Diocese Defaults on Debt

By now, you all know how the archdiocese has reneged on previous commitments to fund the lay pension plan, including $5 million owed by closed parishes to the plan (some of which was redirected to Jack Connors’ pet school project in Brockton instead of where it was promised to go).

But perhaps you did not know that as of January 1, 2011 the Archdiocese and Chancellor Jim McDonough are also technically in default on about $5 million owed to St. Johns Seminary as the first part of repaying about $40 million due for the 2007 sale of seminary property.

BCI first alerted readers to this $4.8M note due last October as part of our “Seminary Squeezola” series.  Here is what we said then:

As most people know, back in 2007 the Archdiocese sold off the huge majority of the land and buildings owned by St. John Seminary to Boston College when the archdiocese needed to raise cash.  We will go into the details of the transaction at another time.  The archdiocese took the cash and according to St. John’s Annual report, the archdiocese owes St. Johns  $4.8 million (plus interest) as of January 2011 from the 2004 sale of seminary land, and another $36 million in 2017.

How the cash-poor archdiocese will pay back those debts from the land they forced the seminary to sell is a story for another time.  So is the question of why Chancellor Jim McDonough is on the board of the seminary, when his main business is consuming money for the archdiocese–which presents a humongous conflict of interest vs advancing the formation of seminarians.

Well, the time has arrived. Much to our surprise, it turns out that the cash-poor archdiocese did not have the cash to pay off the $5M due January 1.  So, sources tell BCI the first thing Chancellor tried to do was just write-off the debt, kind of like he is doing with the pension fund.  Apparently that did not work with the seminary, so now negotiations are underway for repayment of this first obligation to St. Johns Seminary by giving the seminary some other Brighton real estate instead.

Anyone see a pattern with the Chancellor and the current administrative leadership of the archdiocese?  Make a promise–verbally or in writing–that people or organizations rely upon, then reneg and try to get off scott free.  Here is the exact passage from the St. Johns Seminary annual report that details the financial obligation:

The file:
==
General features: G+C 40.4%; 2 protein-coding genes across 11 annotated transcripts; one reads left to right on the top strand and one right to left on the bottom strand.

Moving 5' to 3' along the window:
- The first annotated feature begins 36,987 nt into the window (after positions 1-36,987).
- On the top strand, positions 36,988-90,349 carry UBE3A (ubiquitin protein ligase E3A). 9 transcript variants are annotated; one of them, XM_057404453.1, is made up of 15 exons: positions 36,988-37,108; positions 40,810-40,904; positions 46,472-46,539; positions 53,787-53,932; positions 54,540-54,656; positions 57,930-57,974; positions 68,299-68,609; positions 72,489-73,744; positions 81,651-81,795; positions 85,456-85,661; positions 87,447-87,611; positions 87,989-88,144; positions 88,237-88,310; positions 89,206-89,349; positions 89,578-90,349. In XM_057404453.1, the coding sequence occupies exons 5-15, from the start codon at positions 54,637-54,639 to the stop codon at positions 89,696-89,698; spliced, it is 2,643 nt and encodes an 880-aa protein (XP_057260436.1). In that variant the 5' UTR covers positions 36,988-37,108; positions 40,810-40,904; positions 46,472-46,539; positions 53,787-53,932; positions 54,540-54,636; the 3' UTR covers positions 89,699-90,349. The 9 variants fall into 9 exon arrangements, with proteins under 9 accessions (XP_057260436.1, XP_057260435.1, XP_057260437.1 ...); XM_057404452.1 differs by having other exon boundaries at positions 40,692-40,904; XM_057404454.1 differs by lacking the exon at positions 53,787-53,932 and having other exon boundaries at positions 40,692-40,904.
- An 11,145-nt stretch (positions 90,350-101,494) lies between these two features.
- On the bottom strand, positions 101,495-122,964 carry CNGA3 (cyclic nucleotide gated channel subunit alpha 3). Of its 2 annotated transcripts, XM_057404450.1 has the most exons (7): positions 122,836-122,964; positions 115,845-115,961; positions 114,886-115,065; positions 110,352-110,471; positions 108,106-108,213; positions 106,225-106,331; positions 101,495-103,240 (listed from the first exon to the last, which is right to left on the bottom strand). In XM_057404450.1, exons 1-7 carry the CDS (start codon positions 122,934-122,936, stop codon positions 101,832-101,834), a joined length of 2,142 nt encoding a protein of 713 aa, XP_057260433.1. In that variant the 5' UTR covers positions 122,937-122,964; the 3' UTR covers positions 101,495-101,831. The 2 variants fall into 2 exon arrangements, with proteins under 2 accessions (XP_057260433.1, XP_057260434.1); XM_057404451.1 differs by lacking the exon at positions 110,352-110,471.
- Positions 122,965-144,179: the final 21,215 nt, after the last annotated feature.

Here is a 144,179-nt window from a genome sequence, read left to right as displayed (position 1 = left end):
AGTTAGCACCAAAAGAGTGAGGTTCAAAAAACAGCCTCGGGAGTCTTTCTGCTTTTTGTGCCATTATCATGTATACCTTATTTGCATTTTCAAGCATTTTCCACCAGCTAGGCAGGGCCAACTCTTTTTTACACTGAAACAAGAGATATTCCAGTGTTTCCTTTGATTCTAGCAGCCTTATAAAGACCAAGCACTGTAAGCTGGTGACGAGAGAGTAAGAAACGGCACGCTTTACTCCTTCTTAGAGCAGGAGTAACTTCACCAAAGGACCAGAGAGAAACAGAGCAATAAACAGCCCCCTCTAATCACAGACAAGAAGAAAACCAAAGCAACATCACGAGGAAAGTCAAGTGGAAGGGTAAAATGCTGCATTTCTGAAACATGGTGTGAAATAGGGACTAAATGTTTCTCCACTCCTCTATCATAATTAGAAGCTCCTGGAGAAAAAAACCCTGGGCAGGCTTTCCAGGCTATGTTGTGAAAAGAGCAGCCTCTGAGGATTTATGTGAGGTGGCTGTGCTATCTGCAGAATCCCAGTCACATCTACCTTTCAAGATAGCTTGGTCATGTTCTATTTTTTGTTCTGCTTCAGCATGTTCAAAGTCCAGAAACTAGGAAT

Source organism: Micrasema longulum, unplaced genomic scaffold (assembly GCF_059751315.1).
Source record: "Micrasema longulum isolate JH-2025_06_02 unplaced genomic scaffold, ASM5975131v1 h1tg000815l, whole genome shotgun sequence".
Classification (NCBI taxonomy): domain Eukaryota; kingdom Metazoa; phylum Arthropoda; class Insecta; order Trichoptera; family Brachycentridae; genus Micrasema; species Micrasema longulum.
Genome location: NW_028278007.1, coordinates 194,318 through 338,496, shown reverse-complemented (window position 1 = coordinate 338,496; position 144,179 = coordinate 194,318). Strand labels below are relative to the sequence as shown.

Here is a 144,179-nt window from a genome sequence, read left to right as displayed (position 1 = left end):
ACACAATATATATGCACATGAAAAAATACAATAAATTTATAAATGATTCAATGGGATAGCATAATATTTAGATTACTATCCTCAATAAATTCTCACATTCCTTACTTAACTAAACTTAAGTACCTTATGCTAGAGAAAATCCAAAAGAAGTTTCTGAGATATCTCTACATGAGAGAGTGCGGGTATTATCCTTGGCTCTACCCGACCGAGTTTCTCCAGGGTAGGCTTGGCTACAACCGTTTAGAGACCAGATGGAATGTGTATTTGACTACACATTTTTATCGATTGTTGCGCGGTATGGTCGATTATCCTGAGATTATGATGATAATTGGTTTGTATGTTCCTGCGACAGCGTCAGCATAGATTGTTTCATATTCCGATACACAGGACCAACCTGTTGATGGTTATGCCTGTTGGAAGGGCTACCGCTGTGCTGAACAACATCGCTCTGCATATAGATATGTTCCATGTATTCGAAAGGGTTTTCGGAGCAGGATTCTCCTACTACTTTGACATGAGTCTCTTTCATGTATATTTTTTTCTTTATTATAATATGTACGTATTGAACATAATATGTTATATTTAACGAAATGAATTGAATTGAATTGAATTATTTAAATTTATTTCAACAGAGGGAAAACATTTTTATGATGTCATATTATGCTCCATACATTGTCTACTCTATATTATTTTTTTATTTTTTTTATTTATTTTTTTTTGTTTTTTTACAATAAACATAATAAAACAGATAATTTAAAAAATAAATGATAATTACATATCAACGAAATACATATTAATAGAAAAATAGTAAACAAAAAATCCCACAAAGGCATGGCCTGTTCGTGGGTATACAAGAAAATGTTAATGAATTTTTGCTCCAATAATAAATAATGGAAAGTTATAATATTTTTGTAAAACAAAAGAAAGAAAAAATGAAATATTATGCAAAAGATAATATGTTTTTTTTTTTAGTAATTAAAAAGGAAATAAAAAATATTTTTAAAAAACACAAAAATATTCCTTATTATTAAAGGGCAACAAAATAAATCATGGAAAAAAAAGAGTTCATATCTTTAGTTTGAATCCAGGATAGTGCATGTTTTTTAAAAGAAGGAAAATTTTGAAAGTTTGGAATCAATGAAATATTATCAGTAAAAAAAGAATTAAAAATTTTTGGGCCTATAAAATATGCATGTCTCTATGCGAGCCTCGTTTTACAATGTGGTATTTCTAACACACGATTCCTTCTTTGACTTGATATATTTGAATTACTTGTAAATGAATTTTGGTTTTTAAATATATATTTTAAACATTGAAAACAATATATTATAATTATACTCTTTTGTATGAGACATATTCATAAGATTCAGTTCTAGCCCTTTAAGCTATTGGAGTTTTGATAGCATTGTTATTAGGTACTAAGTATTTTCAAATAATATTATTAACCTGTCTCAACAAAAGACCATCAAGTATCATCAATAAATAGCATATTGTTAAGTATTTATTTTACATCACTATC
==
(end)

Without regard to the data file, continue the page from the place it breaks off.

Besides defaulting on this payment, we still have the problem of the inherent conflict of interest of the Chancellor serving on the Board of St. Johns Seminary. We know we have BCI readers who are supportive of the seminary remaining in Brighton and some who are not so supportive of that, and opinions on that topic are not relevant for this discussion.  As we wrote in St. Johns Seminary Squeezola: Chancellor Conflict of Interest and Money Grab, the conflicts of interest start at the top.

We give the Cardinal due respect and credit to serve as the chairman of the board of the diocesan seminary, but it should be noted that the seminary is not Corporation Sole.  It predates Corp Sole by 15 years, and was chartered by an act of the Legislature, as was Corp Sole.  They are distinct in every way (seminary is a university technically, Corp Sole is a religion) with the exception of interlocking boards with profound conflicts of interest.  The Cardinal, McDonough and Fr. Erikson have voted according to documents online, in direct conflict with the best interest of the seminary, in order to benefit Corp Sole.  By coincidence, archdiocesan Beirne Lovely attends some of the seminar board meetings, where he states that he is not the seminary’s lawyer.  So one might ask, why is he even there?

Why are these conflicts of interest tolerated?  How do we get these people with inherent conflicts of interest off the board of the seminary?  Are any priests safe and secure enough in their role and relationship with the Cardinal that they are willing to stand up and tell the Cardinal he needs to start making some governance changes? Why do people–even those supportive of the seminary and posting to this blog supportive of the seminary–allow themselves to conclude that the final takeover of St. John’s Hall by BC is a foregone conclusion, when the seminary is prospering?  Should not the first move be to remove people from the Board of Trustees who have clear conflicts of interest with agendas other than the prosperity of the seminary and the formation of priests for the future of the Catholic Church?

The Chancellor  simply cannot uphold a fiduciary responsibility to the seminary to collect $40 million owed by the archdiocese at the same time he writes the checks for the archdiocese and has an interest in writing off the entire debt.  Period.